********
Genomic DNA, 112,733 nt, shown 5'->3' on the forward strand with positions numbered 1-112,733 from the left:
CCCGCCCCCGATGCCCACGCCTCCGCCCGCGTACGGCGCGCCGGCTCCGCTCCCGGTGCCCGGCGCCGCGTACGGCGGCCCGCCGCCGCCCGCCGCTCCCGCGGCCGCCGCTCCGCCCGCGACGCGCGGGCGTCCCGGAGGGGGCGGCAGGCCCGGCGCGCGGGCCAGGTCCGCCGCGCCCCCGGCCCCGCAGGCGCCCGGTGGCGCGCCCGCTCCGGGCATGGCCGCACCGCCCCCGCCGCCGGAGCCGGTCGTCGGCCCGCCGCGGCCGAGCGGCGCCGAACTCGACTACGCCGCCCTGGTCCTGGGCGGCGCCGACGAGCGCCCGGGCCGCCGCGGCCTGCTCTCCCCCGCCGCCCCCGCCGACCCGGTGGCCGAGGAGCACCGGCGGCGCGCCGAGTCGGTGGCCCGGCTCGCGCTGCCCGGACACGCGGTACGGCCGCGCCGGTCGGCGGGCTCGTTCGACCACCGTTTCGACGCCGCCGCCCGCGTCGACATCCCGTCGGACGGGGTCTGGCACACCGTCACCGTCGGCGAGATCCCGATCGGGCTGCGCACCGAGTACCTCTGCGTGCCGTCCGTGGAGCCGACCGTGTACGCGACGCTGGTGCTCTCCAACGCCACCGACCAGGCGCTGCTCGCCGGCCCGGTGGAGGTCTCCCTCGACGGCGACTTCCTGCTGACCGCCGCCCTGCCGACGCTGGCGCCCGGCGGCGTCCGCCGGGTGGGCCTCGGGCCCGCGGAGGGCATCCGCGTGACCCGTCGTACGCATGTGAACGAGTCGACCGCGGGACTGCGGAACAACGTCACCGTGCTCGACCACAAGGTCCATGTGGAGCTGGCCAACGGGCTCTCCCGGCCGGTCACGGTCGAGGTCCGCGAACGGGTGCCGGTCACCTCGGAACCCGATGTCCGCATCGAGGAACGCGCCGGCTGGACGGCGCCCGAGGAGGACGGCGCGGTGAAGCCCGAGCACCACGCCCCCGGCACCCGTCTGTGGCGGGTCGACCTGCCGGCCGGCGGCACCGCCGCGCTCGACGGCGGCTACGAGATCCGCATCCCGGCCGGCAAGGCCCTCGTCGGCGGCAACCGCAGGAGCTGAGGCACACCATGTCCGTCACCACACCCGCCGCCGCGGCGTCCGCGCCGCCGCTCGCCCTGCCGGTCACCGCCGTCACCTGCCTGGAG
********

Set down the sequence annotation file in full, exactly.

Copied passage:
Genomic DNA, 112,733 nt, shown 5'->3' on the forward strand with positions numbered 1-112,733 from the left:
CCCGCCCCCGATGCCCACGCCTCCGCCCGCGTACGGCGCGCCGGCTCCGCTCCCGGTGCCCGGCGCCGCGTACGGCGGCCCGCCGCCGCCCGCCGCTCCCGCGGCCGCCGCTCCGCCCGCGACGCGCGGGCGTCCCGGAGGGGGCGGCAGGCCCGGCGCGCGGGCCAGGTCCGCCGCGCCCCCGGCCCCGCAGGCGCCCGGTGGCGCGCCCGCTCCGGGCATGGCCGCACCGCCCCCGCCGCCGGAGCCGGTCGTCGGCCCGCCGCGGCCGAGCGGCGCCGAACTCGACTACGCCGCCCTGGTCCTGGGCGGCGCCGACGAGCGCCCGGGCCGCCGCGGCCTGCTCTCCCCCGCCGCCCCCGCCGACCCGGTGGCCGAGGAGCACCGGCGGCGCGCCGAGTCGGTGGCCCGGCTCGCGCTGCCCGGACACGCGGTACGGCCGCGCCGGTCGGCGGGCTCGTTCGACCACCGTTTCGACGCCGCCGCCCGCGTCGACATCCCGTCGGACGGGGTCTGGCACACCGTCACCGTCGGCGAGATCCCGATCGGGCTGCGCACCGAGTACCTCTGCGTGCCGTCCGTGGAGCCGACCGTGTACGCGACGCTGGTGCTCTCCAACGCCACCGACCAGGCGCTGCTCGCCGGCCCGGTGGAGGTCTCCCTCGACGGCGACTTCCTGCTGACCGCCGCCCTGCCGACGCTGGCGCCCGGCGGCGTCCGCCGGGTGGGCCTCGGGCCCGCGGAGGGCATCCGCGTGACCCGTCGTACGCATGTGAACGAGTCGACCGCGGGACTGCGGAACAACGTCACCGTGCTCGACCACAAGGTCCATGTGGAGCTGGCCAACGGGCTCTCCCGGCCGGTCACGGTCGAGGTCCGCGAACGGGTGCCGGTCACCTCGGAACCCGATGTCCGCATCGAGGAACGCGCCGGCTGGACGGCGCCCGAGGAGGACGGCGCGGTGAAGCCCGAGCACCACGCCCCCGGCACCCGTCTGTGGCGGGTCGACCTGCCGGCCGGCGGCACCGCCGCGCTCGACGGCGGCTACGAGATCCGCATCCCGGCCGGCAAGGCCCTCGTCGGCGGCAACCGCAGGAGCTGAGGCACACCATGTCCGTCACCACACCCGCCGCCGCGGCGTCCGCGCCGCCGCTCGCCCTGCCGGTCACCGCCGTCACCTGCCTGGAG